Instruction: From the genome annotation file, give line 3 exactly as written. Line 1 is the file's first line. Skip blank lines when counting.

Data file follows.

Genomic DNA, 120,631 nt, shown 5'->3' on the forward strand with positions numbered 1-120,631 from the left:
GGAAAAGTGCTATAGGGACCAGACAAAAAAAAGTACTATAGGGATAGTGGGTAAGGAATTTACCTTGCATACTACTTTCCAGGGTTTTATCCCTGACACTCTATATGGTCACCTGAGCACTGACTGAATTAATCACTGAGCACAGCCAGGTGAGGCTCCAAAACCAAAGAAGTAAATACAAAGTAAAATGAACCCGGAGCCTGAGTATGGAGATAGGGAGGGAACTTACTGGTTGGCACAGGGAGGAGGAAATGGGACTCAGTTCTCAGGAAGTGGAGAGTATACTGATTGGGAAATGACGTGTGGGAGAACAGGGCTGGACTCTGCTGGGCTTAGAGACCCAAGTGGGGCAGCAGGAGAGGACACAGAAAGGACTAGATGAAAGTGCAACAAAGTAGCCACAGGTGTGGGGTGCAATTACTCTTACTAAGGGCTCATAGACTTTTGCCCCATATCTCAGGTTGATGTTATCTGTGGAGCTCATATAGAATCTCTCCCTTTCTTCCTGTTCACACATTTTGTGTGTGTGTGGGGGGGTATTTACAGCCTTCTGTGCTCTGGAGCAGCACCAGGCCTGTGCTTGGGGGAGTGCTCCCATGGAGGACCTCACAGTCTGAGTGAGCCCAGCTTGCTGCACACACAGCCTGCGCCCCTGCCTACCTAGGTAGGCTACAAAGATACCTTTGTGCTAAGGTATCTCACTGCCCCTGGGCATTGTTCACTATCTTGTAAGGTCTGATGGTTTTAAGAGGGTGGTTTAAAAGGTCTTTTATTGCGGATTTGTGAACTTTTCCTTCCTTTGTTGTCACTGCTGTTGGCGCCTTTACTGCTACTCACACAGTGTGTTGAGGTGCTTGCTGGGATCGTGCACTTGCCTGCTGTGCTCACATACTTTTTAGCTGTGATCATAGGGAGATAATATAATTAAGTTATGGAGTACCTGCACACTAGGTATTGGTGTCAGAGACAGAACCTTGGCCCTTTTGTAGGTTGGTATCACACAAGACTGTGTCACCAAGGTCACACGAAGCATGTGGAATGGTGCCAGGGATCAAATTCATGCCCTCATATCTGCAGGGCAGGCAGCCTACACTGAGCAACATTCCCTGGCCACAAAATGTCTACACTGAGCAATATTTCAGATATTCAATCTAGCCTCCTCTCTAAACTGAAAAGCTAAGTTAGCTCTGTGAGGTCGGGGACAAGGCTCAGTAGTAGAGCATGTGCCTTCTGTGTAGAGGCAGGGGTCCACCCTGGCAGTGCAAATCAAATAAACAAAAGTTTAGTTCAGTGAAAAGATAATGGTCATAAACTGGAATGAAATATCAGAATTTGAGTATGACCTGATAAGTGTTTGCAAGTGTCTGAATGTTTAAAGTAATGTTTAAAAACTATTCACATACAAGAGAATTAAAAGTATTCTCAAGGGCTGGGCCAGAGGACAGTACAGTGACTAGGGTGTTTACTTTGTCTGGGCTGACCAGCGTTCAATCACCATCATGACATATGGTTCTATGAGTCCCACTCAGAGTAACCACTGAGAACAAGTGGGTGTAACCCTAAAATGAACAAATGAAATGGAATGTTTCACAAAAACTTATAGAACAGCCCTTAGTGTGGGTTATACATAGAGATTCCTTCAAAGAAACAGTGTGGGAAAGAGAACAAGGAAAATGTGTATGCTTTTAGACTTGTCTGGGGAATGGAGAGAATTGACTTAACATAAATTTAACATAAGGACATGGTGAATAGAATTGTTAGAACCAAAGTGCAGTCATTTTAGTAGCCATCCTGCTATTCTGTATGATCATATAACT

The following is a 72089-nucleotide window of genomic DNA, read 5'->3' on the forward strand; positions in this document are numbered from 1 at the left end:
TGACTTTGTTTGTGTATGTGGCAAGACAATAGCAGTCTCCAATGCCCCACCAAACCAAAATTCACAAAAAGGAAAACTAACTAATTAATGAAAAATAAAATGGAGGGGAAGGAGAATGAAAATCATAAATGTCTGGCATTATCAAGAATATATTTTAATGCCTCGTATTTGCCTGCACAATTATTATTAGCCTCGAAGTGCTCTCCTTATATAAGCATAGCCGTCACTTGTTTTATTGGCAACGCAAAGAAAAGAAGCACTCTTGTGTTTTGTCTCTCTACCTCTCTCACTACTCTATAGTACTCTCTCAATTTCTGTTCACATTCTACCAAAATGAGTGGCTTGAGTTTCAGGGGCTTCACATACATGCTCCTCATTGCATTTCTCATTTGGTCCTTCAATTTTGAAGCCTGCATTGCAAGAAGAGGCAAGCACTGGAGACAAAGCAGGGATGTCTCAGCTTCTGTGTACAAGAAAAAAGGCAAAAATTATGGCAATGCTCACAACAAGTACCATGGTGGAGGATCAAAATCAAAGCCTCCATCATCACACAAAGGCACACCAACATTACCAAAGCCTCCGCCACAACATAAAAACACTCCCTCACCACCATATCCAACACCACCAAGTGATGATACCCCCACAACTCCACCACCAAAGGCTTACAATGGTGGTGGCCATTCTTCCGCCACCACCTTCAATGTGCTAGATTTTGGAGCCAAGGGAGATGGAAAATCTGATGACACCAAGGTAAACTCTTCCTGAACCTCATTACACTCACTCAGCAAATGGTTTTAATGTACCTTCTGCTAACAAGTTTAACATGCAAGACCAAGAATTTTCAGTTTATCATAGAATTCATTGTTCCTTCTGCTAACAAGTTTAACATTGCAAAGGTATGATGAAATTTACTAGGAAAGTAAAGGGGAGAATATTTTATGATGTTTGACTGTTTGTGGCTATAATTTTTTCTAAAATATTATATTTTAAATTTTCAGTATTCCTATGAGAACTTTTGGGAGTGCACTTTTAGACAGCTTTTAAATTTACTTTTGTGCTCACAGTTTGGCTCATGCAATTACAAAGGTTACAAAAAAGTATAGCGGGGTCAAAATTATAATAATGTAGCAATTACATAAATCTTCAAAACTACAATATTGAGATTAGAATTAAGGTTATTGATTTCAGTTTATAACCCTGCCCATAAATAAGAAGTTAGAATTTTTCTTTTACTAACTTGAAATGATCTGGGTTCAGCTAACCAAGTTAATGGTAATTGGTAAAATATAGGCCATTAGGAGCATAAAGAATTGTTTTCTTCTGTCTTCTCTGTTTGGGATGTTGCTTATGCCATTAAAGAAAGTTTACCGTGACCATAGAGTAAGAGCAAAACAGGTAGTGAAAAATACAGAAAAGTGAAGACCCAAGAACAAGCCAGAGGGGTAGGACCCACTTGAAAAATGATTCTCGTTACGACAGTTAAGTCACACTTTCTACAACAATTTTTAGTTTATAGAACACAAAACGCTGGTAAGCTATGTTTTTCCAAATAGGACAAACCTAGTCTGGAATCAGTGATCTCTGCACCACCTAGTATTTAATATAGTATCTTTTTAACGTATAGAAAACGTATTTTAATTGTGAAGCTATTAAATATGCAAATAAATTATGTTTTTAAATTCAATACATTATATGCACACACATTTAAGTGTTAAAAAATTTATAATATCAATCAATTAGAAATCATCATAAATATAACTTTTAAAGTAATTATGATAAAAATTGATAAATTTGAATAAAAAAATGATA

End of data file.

The following is a 72089-nucleotide window of genomic DNA, read 5'->3' on the forward strand; positions in this document are numbered from 1 at the left end: